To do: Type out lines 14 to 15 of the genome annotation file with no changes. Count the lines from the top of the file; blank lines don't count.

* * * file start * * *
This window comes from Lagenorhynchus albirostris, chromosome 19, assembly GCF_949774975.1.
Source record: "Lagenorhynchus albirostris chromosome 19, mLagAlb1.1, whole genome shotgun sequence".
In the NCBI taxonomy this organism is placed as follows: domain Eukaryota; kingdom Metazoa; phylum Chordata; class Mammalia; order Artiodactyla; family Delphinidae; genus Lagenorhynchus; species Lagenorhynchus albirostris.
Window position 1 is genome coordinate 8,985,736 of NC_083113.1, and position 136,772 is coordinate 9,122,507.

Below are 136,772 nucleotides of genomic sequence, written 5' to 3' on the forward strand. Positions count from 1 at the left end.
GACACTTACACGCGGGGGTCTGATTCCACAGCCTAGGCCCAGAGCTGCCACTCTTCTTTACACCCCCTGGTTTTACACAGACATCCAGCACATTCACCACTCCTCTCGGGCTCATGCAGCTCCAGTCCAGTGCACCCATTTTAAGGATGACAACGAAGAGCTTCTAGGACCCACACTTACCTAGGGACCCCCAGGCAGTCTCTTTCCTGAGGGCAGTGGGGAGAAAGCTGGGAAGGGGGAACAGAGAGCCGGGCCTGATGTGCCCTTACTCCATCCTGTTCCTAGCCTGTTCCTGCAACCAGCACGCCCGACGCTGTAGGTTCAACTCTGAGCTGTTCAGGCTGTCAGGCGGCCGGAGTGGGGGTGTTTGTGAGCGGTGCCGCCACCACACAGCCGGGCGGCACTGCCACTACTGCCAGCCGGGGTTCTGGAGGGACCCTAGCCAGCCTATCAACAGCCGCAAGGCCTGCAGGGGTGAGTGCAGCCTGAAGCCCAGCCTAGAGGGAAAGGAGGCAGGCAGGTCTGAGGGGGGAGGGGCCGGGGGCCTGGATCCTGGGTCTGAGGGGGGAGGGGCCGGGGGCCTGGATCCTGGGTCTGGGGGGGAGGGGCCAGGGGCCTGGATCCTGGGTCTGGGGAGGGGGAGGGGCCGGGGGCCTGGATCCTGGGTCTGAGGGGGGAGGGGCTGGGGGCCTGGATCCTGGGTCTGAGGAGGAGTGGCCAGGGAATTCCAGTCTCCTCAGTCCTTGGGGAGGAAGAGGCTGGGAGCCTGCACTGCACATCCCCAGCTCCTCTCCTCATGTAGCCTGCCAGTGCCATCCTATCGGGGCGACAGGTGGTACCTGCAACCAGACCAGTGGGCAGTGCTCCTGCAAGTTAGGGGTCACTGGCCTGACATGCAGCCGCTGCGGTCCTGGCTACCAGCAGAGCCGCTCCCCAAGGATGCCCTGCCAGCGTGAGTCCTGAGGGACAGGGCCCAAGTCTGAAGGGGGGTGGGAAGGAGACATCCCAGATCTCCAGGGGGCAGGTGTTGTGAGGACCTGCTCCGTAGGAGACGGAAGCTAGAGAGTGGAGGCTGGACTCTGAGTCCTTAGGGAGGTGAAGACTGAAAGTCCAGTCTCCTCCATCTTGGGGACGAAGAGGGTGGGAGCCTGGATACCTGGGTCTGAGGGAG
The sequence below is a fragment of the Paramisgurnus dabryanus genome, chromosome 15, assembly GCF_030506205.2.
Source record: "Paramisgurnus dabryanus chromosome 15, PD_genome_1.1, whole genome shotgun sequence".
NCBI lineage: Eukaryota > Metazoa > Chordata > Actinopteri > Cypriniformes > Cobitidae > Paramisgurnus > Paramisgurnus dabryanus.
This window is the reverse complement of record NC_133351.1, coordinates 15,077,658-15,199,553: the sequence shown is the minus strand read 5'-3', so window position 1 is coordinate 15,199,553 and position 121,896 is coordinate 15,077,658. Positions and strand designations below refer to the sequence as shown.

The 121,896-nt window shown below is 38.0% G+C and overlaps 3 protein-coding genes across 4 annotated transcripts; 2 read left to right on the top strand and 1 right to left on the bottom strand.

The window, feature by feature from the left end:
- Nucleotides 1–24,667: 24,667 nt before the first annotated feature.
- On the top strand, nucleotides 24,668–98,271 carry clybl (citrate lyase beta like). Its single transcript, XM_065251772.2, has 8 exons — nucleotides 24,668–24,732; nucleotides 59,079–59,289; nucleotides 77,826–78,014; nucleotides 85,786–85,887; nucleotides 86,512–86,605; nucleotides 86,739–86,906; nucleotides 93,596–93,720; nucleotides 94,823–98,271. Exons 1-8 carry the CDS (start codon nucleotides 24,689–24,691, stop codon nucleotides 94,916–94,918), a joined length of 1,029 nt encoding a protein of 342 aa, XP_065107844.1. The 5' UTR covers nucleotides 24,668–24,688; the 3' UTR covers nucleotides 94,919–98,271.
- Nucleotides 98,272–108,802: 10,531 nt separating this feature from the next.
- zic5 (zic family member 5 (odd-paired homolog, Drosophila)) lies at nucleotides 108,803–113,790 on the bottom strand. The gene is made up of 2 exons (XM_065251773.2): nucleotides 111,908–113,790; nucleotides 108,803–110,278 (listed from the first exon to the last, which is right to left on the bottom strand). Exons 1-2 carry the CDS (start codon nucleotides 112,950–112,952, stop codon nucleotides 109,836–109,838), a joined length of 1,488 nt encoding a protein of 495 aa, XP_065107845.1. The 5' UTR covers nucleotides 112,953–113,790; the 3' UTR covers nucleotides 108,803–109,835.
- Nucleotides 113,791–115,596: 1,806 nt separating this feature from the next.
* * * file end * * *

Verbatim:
- On the top strand, nucleotides 24,668–98,271 carry clybl (citrate lyase beta like). Its single transcript, XM_065251772.2, has 8 exons — nucleotides 24,668–24,732; nucleotides 59,079–59,289; nucleotides 77,826–78,014; nucleotides 85,786–85,887; nucleotides 86,512–86,605; nucleotides 86,739–86,906; nucleotides 93,596–93,720; nucleotides 94,823–98,271. Exons 1-8 carry the CDS (start codon nucleotides 24,689–24,691, stop codon nucleotides 94,916–94,918), a joined length of 1,029 nt encoding a protein of 342 aa, XP_065107844.1. The 5' UTR covers nucleotides 24,668–24,688; the 3' UTR covers nucleotides 94,919–98,271.
- Nucleotides 98,272–108,802: 10,531 nt separating this feature from the next.